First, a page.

From: PA Bear [MS MVP] on 26 Feb 2010 02:08
Maybe a dingo ate your F drive?
> I had two drives an F and a C drive. Now when I check my computer I only
> have a C drive ,what happened to my F drive......
From: Nil on 26 Feb 2010 12:21
On 26 Feb 2010, "PA Bear [MS MVP]" <PABearMVP(a)gmail.com> wrote in
> Maybe a dingo ate your F drive?
Starring Meryl Streep!
From: lennox on 26 Feb 2010 11:43
I had two separate hard drives C and F there was a reason why it
was called F,but I don't remember .I had this for several years.
Lately I have been having trouble booting up Internet explorer..
Sometimes it won't boot up at all....
First, it helps to know how many physical drives you actually have.
The things with the letters, like "C:" and "F:" are partitions,
or a portion of a hard drive. A single partition can span the size of
the entire drive, or a drive can be split into multiple partitions
of some size.
Single drive | C: | F: | single drive, two
Two drives | C: | two separate drives
------ one partition on each
| F: |
If you go to
Start: Settings: Control Panel: Administrative Tools: Computer
and run the Disk Management item, you'll get some kind of picture
of your hard drives and the partitions on them.
If you see what looks like a partition, and there isn't any
displayed for it, the partition could be damaged and the file system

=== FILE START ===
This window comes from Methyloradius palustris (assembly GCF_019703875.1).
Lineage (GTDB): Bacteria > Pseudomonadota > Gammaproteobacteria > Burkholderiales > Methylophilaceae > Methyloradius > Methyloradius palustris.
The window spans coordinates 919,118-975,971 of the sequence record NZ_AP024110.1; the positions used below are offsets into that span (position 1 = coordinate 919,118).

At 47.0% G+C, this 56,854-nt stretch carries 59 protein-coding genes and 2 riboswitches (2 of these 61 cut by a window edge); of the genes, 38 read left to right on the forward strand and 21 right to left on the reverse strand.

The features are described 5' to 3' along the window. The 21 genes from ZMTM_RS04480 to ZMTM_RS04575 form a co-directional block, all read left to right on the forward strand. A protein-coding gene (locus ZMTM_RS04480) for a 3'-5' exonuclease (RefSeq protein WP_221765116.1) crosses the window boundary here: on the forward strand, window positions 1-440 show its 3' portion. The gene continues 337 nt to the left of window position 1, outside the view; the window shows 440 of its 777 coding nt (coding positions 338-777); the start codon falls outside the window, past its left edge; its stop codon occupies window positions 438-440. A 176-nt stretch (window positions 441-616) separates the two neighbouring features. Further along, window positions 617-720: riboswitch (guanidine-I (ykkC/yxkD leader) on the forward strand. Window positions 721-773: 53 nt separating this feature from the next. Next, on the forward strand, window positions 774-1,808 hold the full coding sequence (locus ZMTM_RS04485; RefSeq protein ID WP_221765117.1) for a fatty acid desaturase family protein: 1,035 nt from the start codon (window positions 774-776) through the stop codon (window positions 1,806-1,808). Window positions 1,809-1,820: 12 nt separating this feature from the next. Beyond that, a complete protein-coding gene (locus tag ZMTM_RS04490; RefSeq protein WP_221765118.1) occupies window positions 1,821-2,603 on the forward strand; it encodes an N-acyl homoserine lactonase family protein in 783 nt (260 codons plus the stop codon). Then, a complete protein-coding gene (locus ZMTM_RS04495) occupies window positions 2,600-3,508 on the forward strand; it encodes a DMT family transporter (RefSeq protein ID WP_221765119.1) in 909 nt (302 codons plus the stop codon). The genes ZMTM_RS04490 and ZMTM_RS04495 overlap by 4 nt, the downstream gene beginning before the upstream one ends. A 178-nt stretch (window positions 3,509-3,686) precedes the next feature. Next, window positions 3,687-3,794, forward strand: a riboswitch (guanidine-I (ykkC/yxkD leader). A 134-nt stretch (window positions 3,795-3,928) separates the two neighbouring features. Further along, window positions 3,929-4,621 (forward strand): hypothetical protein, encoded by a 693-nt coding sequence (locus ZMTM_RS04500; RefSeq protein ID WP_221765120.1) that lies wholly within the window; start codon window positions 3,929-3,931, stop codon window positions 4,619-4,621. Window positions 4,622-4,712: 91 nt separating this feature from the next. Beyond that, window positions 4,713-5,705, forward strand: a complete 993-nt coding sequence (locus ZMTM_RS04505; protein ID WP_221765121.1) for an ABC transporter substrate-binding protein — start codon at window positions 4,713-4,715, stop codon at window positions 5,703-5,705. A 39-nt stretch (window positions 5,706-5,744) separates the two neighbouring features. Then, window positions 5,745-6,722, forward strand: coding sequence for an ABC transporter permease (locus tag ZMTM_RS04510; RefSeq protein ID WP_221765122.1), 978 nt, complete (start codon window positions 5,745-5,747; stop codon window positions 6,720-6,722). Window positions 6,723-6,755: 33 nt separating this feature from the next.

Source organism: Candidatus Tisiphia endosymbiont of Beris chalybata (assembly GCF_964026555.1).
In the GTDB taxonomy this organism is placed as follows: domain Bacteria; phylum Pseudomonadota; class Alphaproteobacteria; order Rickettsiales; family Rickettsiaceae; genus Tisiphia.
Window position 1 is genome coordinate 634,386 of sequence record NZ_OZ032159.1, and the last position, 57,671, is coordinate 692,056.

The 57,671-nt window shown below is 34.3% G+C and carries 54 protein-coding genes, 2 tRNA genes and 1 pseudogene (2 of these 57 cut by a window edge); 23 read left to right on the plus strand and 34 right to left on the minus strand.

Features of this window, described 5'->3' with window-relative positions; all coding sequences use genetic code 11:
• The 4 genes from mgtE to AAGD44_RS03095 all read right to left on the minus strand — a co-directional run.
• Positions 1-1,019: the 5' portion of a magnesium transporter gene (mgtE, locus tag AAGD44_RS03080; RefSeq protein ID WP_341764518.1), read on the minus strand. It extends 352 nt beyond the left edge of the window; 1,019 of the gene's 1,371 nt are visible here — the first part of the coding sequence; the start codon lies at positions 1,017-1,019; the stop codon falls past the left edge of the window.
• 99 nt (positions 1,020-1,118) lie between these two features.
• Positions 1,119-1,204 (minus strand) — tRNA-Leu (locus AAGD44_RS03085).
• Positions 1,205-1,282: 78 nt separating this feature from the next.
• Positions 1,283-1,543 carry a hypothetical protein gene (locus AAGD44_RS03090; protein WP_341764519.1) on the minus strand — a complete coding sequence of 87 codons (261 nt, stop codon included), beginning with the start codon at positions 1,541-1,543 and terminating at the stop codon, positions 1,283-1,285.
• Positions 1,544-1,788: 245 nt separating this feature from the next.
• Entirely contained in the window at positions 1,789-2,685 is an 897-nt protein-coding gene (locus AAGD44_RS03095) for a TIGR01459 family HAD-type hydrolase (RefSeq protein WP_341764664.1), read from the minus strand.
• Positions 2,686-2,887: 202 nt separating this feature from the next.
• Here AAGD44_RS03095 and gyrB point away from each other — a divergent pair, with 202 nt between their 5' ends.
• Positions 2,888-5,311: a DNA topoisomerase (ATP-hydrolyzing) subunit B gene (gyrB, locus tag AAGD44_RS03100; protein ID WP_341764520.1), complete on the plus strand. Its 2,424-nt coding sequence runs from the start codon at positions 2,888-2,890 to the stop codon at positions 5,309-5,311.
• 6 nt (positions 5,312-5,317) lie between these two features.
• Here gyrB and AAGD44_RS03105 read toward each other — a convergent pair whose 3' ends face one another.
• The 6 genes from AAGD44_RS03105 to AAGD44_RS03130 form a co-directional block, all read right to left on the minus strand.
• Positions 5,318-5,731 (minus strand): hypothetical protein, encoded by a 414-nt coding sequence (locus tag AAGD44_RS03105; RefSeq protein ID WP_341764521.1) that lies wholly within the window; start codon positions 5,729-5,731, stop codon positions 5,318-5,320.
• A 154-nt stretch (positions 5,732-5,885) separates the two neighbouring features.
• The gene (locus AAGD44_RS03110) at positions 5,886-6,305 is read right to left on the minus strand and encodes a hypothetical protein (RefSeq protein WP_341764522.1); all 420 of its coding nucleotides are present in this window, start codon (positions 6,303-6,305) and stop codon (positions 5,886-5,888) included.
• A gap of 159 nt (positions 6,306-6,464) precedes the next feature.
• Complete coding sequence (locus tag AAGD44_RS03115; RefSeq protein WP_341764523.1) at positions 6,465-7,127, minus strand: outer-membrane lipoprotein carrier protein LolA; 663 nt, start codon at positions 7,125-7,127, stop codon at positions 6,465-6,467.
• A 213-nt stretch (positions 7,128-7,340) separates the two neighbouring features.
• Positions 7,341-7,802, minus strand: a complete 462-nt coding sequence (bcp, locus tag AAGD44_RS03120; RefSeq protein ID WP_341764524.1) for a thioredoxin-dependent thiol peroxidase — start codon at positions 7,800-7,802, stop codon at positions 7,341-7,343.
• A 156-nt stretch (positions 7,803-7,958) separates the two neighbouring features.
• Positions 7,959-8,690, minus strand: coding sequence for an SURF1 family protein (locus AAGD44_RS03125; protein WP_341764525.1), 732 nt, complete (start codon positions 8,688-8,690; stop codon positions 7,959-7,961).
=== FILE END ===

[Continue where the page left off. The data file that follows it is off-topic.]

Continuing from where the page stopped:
may no longer be mounting.
If you don't see a partition at all, and you only see "C:" plus
a bunch of empty space, then you're in a bit more trouble.
You really need someone with some knowledge about computers,
to help you out now. Perhaps, if you can describe what you see
in Disk Management, maybe someone can suggest how to find F:.
There are tools you can use, but you have to know a bit about how
disks work, to use a tool like this safely. This one, for example,
can scan a disk, find a lost partition, and build a partition table.
But then, you, as the operator of the program, have to use your
judgment, as to whether what this program comes up with, is correct
or not. And that isn't always an easy thing to determine. This isn't
a "magic bullet", but it is free. On one of my disks here, it found
a partition I removed some time ago, so in some sense, it can be
"too good" at what it does, for all usages. About 50% of the time,
I have to reject the new partition table this program comes up with,
due to issues I may have created myself.
The thing is, when you work on a disk (expert or otherwise), there
is always a danger of erasing something or making a mistake you'll
later regret. The safest action, is to stop using a computer when
something like this happens, and find local help. A knowledgeable
friend, or a local computer shop. While there may be nice programs
around, that promise to find all your data, you have no way of knowing
what they're about to do.
One thing I advocate, is copying the affected disk, sector by sector,
to a backup disk. That backup disk, is then your copy for safekeeping.
Then, if you make a mistake trying to recover F:, you have something
to fall back on. I learned this the hard way, when I used a tool
written at work, to recover data, and instead, it erased the data.
I've been skeptical of utility writers and their skills, ever since
Backups are your friend, no matter when you decide to do them.
And when a partition is fried, a sector by sector backup is the kind
you want to make, of the entire disk, so you have a copy of the